Wilton High receives gold in annual ranking
When is it acceptable to yell, “We’re number six!”?
When you’re ranked as the sixth-best school in the state of Connecticut according to U.S News and World Report.
The magazine released its annual review of 21,035 public high schools in the country. School for the Talented and Gifted in Dallas, Texas, was determined to be top school in the country.
Closer to home, 196 high schools were analyzed in Connecticut, as U.S. News and World Report teamed with the American Institute for Research to produce the results.
A statement on the U.S. News and World Report website said the research “is based on the key principles that a great high school must serve all of its students well, not just those who are college-bound, and that it must be able to produce measurable academic outcomes to show the school is successfully educating its student body across a range of performance indicators.”
Among those indicators was to determine if students had exceeded statistical state averages, if minority and low-income students were exceeding state averages for similar students, and which schools produced the highest “college-level” readiness. Student-to-teacher ratio was also examined.
The rankings were then produced, with college-ready schools in the top 500 receiving gold medals.
Which is where Wilton High School comes in.
While Wilton did not win the title of top school in Connecticut or Fairfield County, it did place sixth in the state, and 292 in the country. The school scored 54.7 out of a possible 100 on the college readiness index, and 4.3 out of a possible 5 on both math and reading proficiency.
Darien High School was the top Connecticut school, which put it at 217 nationwide. Other locals scoring well were Weston (No. 3 in Connecticut), Ridgefield (No. 4), Staples (No. 7), and Joel Barlow (No. 9).
While coming in at 292 in the country might not seem impressive, Wilton Public Schools Superintendent Dr. Gary Richards put it into perspective.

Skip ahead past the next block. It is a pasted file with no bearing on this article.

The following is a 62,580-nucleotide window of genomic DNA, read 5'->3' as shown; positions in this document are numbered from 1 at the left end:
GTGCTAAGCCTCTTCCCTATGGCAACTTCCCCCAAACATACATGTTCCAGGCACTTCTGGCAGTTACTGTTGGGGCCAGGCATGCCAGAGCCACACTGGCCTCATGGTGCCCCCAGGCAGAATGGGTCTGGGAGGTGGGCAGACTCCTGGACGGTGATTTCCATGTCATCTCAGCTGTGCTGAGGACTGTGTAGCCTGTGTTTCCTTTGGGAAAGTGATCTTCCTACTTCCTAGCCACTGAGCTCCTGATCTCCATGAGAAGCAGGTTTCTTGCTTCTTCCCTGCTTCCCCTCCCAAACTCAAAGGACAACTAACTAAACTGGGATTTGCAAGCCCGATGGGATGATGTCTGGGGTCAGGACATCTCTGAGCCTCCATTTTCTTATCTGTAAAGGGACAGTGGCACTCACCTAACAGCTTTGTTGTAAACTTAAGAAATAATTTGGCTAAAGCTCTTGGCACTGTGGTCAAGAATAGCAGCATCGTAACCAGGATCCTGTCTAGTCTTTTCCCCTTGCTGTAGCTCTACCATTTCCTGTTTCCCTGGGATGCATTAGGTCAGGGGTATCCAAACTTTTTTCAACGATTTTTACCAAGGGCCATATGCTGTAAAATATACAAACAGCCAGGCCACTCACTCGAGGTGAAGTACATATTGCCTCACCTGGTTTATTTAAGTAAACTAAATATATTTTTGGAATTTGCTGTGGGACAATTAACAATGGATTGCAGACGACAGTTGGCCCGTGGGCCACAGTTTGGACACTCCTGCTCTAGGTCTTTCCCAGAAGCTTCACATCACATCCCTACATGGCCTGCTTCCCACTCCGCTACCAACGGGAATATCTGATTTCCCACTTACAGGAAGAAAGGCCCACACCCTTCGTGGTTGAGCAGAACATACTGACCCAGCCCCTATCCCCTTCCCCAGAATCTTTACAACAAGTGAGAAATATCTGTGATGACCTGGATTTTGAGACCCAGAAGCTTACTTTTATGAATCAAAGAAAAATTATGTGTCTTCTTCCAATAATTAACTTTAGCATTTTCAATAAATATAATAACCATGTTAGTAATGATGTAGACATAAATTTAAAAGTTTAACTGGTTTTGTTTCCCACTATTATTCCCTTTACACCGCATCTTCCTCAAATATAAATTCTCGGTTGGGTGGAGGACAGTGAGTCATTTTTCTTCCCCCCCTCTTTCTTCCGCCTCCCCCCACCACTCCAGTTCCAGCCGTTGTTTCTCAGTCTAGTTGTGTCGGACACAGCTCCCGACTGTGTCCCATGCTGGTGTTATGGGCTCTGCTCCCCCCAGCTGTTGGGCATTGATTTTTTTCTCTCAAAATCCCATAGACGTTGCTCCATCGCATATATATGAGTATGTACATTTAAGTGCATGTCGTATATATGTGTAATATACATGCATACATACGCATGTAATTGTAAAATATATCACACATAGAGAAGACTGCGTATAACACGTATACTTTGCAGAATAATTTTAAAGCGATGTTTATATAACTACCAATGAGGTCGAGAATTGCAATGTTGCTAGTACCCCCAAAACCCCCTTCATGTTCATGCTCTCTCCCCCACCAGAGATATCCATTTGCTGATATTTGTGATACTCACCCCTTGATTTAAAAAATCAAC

“That’s in the top 2% of high schools in the United States,” Dr. Richards said. “Those 2% received gold medals, 7% were awarded silver medals. Eighteen percent received bronze medals. Seventy-eight percent didn’t receive anything.
“We’re really pleased by this recognition for the high school. We attribute it to the success of the quality of our programs and the quality of our staff, and our really highly motivated students. This is also a tribute to the community that has provided strong support for our schools.”
At the time of the collection of the data, Wilton had 1,277 students with 91 teachers for a ratio of 14:1. According to the data found on the website (usnews.com), the school breaks down with 51% of the student base being male and a minority enrollment of 9%. Two percent were considered economically disadvantaged.
In the breakdown of reading proficiency, 49% of Wilton students who took the Connecticut Academic Performance Test were considered advanced, which is the highest ranking, above goal, proficient, basic, and below basic. A total of 315 Wilton students took the test.
As for math proficiency, based on the same test, 53% of the 315 students who took the test were advanced.
Connecticut utilizes the Advanced Placement test to assess college readiness. Wilton High School had 59% of its students participate in the test, with 91% passing the exam.
Dr. Richards said caution should be used when assessing the data.
“As we consider this ranking, we need to be mindful that the criteria for recognition are based on results from a limited range of measures. While this is important, there are many measures that determine the quality of a high school.
“While we take pride in this, we continue to look at finding ways to improve and provide meaningful opportunities for preparing students for happy and productive lives in the 21st Century.”
“It’s nice to see Wilton once again being recognized, not only in the state but nationally for the caliber of our school district,” said Board of Education Chairman Bruce Likly. “It’s really a testament to the amount of support we receive from our community, and the hard work and diligence from all.”